Boat motors

Boat motors from the 1920s to the 1960s restored by Jarreau resident Donnie LeJeune  are on display at the New Roads Visitor Center. 

Just like a boat ride along unchartered waters, Donnie LeJeune never imagined the direction an online purchase would take him.

LeJeune, a resident of Jarreau and deputy for the West Baton Rouge Parish Sheriff’s Office, accelerated his love for boat motors when he purchased a dilapidated antique boat motor 14 years ago on eBay.

He brought it home, cleaned it and had it running as good as new.

“I thought it was the greatest thing since sliced bread – and then a hobby was born,” he said.

The work on vintage boat motors revved up a labor of love which has led LeJeune to buy more than 100 motors and refurbish several dozen models.

Thirty-seven of his boat motors are on display at the New Roads Visitors Center on Morrison Parkway.

The collection includes vintage models from the 1950s and 1960s, and as far back as 1913.

LeJeune is no stranger to mechanical work. He fondly remembers his childhood years when he would watch his father toil with all sorts of engines.

“I pursued a career in electronics, but my father was a master mechanic who worked on any kind of engine – boats, lawnmower, cars … you name it,” he said.

“I miss those days, so this has been a way for me get back in touch with my father, who died 30 years ago.”

The term “One man’s trash becomes another man’s treasure” may describe the motors LeJeune buys.

They arrive at his home in total disrepair, but he brings them back to life.

It’s almost like performing surgery, he said.

“When I tear them down, every part comes off, down to the piston, and then I put it together and make it run, and then I clean it up again and use it for display,” LeJeune said.

“I do that to prove the motor will still run, even though it’s not designed to run at that age when it’s oily, dirty and smoky.”

The work extends beyond a mere hobby for LeJeune.

“It’s a challenge, and I like the process of finding the parts, making it run and perhaps make it run better than it did originally,” he said.

“My rule is that if I can’t start it in one pull, then I start the whole process over again.”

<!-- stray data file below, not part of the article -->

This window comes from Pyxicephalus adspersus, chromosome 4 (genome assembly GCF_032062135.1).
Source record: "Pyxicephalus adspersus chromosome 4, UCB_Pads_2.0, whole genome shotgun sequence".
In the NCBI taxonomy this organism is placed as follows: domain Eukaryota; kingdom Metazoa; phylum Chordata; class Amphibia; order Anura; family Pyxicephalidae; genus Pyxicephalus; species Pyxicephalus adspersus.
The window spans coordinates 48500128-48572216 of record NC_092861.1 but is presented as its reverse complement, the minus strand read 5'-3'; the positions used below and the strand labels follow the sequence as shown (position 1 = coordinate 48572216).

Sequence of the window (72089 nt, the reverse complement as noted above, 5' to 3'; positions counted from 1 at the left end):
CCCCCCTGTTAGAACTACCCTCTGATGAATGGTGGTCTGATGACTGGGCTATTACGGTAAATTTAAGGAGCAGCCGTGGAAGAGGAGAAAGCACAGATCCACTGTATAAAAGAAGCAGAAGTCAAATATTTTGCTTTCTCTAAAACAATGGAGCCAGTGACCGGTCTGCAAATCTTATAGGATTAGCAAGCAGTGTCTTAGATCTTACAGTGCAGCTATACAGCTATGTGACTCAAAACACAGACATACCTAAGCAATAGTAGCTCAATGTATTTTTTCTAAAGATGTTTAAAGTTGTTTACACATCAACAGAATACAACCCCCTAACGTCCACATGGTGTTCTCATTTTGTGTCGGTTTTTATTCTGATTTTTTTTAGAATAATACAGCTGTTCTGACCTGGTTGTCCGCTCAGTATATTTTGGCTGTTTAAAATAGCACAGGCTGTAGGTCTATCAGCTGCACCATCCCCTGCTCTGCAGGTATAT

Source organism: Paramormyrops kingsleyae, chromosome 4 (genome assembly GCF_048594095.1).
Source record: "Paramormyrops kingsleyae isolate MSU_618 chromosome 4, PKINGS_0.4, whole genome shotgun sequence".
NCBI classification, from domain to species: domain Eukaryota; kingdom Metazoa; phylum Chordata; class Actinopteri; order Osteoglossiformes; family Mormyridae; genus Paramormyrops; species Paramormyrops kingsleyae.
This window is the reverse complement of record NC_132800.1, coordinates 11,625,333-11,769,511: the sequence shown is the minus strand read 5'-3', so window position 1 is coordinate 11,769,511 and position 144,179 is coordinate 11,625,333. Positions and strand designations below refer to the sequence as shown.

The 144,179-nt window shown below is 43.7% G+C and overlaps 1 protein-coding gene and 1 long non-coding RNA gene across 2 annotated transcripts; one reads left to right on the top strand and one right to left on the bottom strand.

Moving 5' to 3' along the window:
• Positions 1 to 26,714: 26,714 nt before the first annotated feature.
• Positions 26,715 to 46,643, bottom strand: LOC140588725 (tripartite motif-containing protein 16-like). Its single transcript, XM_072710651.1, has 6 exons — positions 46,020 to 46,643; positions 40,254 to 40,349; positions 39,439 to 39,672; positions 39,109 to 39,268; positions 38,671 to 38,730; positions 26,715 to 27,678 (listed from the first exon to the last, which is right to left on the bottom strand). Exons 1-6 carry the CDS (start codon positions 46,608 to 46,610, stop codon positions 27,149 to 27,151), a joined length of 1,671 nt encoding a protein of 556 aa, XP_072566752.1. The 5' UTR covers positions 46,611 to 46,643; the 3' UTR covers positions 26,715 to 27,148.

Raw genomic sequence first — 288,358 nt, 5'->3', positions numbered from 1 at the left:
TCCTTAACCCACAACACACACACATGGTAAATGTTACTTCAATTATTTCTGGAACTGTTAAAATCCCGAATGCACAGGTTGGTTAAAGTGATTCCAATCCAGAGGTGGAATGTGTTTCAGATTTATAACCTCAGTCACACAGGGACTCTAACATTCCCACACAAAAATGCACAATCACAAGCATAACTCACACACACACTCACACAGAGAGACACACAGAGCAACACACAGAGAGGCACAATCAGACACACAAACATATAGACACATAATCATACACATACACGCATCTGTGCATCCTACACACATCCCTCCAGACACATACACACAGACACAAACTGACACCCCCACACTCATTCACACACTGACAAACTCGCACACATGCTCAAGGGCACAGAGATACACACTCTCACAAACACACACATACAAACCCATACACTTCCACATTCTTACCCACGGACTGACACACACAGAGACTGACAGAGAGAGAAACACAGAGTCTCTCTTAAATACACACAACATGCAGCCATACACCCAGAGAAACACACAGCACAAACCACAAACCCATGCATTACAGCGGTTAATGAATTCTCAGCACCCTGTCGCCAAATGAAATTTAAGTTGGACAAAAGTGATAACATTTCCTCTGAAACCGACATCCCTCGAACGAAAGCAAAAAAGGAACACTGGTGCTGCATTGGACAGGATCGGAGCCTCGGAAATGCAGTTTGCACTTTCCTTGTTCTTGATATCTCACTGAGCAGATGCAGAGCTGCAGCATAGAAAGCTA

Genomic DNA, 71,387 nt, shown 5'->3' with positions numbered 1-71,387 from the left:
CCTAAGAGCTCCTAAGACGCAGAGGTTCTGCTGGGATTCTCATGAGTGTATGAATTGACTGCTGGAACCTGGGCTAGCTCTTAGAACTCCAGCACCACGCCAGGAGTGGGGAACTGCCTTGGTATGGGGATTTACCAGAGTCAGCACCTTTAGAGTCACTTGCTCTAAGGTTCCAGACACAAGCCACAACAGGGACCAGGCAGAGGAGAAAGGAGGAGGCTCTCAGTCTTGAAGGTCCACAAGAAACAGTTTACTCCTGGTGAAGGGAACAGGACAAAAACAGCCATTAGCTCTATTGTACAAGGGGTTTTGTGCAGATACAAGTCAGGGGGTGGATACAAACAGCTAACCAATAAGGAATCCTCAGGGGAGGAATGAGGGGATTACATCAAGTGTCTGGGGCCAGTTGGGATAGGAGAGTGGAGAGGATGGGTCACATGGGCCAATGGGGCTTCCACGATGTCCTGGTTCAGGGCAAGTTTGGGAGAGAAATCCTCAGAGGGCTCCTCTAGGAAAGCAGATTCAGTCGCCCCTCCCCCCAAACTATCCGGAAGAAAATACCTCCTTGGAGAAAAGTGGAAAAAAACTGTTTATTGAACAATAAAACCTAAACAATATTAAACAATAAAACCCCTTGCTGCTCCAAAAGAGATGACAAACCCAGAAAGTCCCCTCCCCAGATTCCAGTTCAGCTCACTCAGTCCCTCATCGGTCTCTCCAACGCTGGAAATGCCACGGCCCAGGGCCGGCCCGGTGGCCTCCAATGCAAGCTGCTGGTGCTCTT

Antique Outboarder, a national club, brings together boat enthusiasts, many of whom buy rare, hard-to-find parts from one another.

The challenge does not stop with finding the parts. LeJeune also seeks the nameplate on the flywheels and the original logos for the motors.

“It’s all about maintaining its original integrity,” he said.

Some of the models hit the market before the term “outboard motor” became associated with boating.

The first outboard motors were introduced in 1896 by American Motors Co. – not to be confused with the now-defunct car manufacturer – that built 25 motors, but none of the company’s pictures or paperwork still exist, LeJeune said.

“Everybody had rowboats, and some had inboard motors and others had outboard moters, but you couldn’t take them off – they were built onto the boat,” LeJeune said.

“The key word here was ‘detachable,’ much like cars were originally known as ‘horseless carriages.’ ”

Most of the models on display are two-stroke motors, but one of his favorite  is a four-stroke engine, which dealt LeJeune his biggest challenge.

“It was such a rare breed,” he said. “Four-strokes are much more complex, while a two-stroke uses fewer parts and is less complex.”

Two-stroke models remained the rule of the day until last year, when environmental regulations put them to rest.

The display also features a dual-piston boat motor from 1937 which had the nickname of a popular film starlet of that era: Mae West.

He also has a 1920s-era Johnson aluminum motor, which introduced boaters to a much lighter model in an era when steel motors were the norm.

“It was very innovative to use cast aluminum that would hold up for an outboard motor,” LeJeune said.

World War II phased out aluminum boat motors because of the metal’s steep demand for the construction of aircraft.

The postwar era ushered an improved aluminum motor.

“When they continued making them after the way, they were able to make them thinner, lighter and stronger,” LeJeune said.

“The war gave us new technology, and it also triggered a boom in the sales of outboard motors during one of the nation’s best eras of economic prosperity.”

The history of outboard motors also encompasses an industry that has gone from hundreds of manufacturers to now only a fraction.

In June, Evinrude Motors announced it would discontinue the outboard motor, which marked the end of a brand synonymous with the product.

As for LeJeune, the projects will continue.

“I do it mainly during winter, when things are slow,” he said. “I have so many of these motors that I was about to have to put them in our bedroom, but I’ve since bought a shed, so they now have home.”

The shed stores more than 100 extra boat motors, which says something about his plans for the future.

“I probably have enough of them to keep me busy the rest of my life,” LeJeune said.